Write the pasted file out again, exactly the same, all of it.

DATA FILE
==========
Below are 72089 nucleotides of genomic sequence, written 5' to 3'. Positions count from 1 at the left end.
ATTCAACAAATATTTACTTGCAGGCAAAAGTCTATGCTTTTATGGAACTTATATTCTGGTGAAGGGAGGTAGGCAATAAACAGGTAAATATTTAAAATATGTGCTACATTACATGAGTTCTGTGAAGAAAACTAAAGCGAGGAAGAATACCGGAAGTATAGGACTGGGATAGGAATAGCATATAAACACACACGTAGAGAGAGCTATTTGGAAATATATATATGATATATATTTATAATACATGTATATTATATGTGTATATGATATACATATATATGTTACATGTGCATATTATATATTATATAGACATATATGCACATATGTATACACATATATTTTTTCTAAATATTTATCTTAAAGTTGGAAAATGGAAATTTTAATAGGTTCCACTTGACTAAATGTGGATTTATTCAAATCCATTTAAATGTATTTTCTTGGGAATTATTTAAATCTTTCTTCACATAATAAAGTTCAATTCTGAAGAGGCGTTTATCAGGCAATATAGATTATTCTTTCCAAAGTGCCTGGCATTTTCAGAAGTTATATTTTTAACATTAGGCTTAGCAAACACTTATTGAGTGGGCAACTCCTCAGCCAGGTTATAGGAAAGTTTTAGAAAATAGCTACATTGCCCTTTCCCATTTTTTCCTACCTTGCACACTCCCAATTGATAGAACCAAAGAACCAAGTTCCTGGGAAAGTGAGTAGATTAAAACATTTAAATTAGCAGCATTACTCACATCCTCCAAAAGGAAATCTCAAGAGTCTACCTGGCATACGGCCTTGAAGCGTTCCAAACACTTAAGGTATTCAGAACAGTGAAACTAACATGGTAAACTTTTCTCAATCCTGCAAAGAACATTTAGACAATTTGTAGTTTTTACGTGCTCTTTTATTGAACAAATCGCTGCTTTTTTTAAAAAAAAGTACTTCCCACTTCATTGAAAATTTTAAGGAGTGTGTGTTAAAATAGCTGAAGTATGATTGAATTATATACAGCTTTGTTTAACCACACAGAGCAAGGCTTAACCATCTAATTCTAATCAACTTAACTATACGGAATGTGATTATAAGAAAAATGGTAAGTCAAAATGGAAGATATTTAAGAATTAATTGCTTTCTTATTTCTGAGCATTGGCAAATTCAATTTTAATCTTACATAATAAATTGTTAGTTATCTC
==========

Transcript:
Below are 72089 nucleotides of genomic sequence, written 5' to 3'. Positions count from 1 at the left end.
ATTCAACAAATATTTACTTGCAGGCAAAAGTCTATGCTTTTATGGAACTTATATTCTGGTGAAGGGAGGTAGGCAATAAACAGGTAAATATTTAAAATATGTGCTACATTACATGAGTTCTGTGAAGAAAACTAAAGCGAGGAAGAATACCGGAAGTATAGGACTGGGATAGGAATAGCATATAAACACACACGTAGAGAGAGCTATTTGGAAATATATATATGATATATATTTATAATACATGTATATTATATGTGTATATGATATACATATATATGTTACATGTGCATATTATATATTATATAGACATATATGCACATATGTATACACATATATTTTTTCTAAATATTTATCTTAAAGTTGGAAAATGGAAATTTTAATAGGTTCCACTTGACTAAATGTGGATTTATTCAAATCCATTTAAATGTATTTTCTTGGGAATTATTTAAATCTTTCTTCACATAATAAAGTTCAATTCTGAAGAGGCGTTTATCAGGCAATATAGATTATTCTTTCCAAAGTGCCTGGCATTTTCAGAAGTTATATTTTTAACATTAGGCTTAGCAAACACTTATTGAGTGGGCAACTCCTCAGCCAGGTTATAGGAAAGTTTTAGAAAATAGCTACATTGCCCTTTCCCATTTTTTCCTACCTTGCACACTCCCAATTGATAGAACCAAAGAACCAAGTTCCTGGGAAAGTGAGTAGATTAAAACATTTAAATTAGCAGCATTACTCACATCCTCCAAAAGGAAATCTCAAGAGTCTACCTGGCATACGGCCTTGAAGCGTTCCAAACACTTAAGGTATTCAGAACAGTGAAACTAACATGGTAAACTTTTCTCAATCCTGCAAAGAACATTTAGACAATTTGTAGTTTTTACGTGCTCTTTTATTGAACAAATCGCTGCTTTTTTTAAAAAAAAGTACTTCCCACTTCATTGAAAATTTTAAGGAGTGTGTGTTAAAATAGCTGAAGTATGATTGAATTATATACAGCTTTGTTTAACCACACAGAGCAAGGCTTAACCATCTAATTCTAATCAACTTAACTATACGGAATGTGATTATAAGAAAAATGGTAAGTCAAAATGGAAGATATTTAAGAATTAATTGCTTTCTTATTTCTGAGCATTGGCAAATTCAATTTTAATCTTACATAATAAATTGTTAGTTATCTC